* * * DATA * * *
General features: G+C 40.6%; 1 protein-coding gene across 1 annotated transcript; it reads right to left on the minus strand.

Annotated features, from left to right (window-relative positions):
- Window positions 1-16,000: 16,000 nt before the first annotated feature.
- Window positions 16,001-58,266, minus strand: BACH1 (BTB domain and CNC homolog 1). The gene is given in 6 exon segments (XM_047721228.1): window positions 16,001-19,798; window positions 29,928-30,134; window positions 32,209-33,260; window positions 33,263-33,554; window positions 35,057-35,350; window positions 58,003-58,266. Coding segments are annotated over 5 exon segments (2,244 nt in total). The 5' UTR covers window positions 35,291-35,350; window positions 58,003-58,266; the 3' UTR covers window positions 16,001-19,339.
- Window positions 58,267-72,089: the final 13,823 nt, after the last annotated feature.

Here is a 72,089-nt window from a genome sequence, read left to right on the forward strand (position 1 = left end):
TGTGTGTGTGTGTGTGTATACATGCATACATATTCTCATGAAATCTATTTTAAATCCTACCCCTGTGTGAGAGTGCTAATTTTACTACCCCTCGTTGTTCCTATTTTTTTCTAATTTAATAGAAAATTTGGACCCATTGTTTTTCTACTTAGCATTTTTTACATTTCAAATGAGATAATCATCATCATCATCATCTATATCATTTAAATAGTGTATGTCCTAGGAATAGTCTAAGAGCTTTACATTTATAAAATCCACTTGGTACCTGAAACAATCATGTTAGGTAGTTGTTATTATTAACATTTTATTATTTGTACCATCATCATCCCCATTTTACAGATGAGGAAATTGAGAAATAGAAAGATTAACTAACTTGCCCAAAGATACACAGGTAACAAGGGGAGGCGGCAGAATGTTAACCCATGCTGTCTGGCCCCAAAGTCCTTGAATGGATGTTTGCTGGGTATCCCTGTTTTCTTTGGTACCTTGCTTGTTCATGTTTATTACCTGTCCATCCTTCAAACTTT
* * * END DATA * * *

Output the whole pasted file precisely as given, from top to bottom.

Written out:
General features: G+C 40.6%; 1 protein-coding gene across 1 annotated transcript; it reads right to left on the minus strand.

Annotated features, from left to right (window-relative positions):
- Window positions 1-16,000: 16,000 nt before the first annotated feature.
- Window positions 16,001-58,266, minus strand: BACH1 (BTB domain and CNC homolog 1). The gene is given in 6 exon segments (XM_047721228.1): window positions 16,001-19,798; window positions 29,928-30,134; window positions 32,209-33,260; window positions 33,263-33,554; window positions 35,057-35,350; window positions 58,003-58,266. Coding segments are annotated over 5 exon segments (2,244 nt in total). The 5' UTR covers window positions 35,291-35,350; window positions 58,003-58,266; the 3' UTR covers window positions 16,001-19,339.
- Window positions 58,267-72,089: the final 13,823 nt, after the last annotated feature.

Here is a 72,089-nt window from a genome sequence, read left to right on the forward strand (position 1 = left end):
TGTGTGTGTGTGTGTGTATACATGCATACATATTCTCATGAAATCTATTTTAAATCCTACCCCTGTGTGAGAGTGCTAATTTTACTACCCCTCGTTGTTCCTATTTTTTTCTAATTTAATAGAAAATTTGGACCCATTGTTTTTCTACTTAGCATTTTTTACATTTCAAATGAGATAATCATCATCATCATCATCTATATCATTTAAATAGTGTATGTCCTAGGAATAGTCTAAGAGCTTTACATTTATAAAATCCACTTGGTACCTGAAACAATCATGTTAGGTAGTTGTTATTATTAACATTTTATTATTTGTACCATCATCATCCCCATTTTACAGATGAGGAAATTGAGAAATAGAAAGATTAACTAACTTGCCCAAAGATACACAGGTAACAAGGGGAGGCGGCAGAATGTTAACCCATGCTGTCTGGCCCCAAAGTCCTTGAATGGATGTTTGCTGGGTATCCCTGTTTTCTTTGGTACCTTGCTTGTTCATGTTTATTACCTGTCCATCCTTCAAACTTT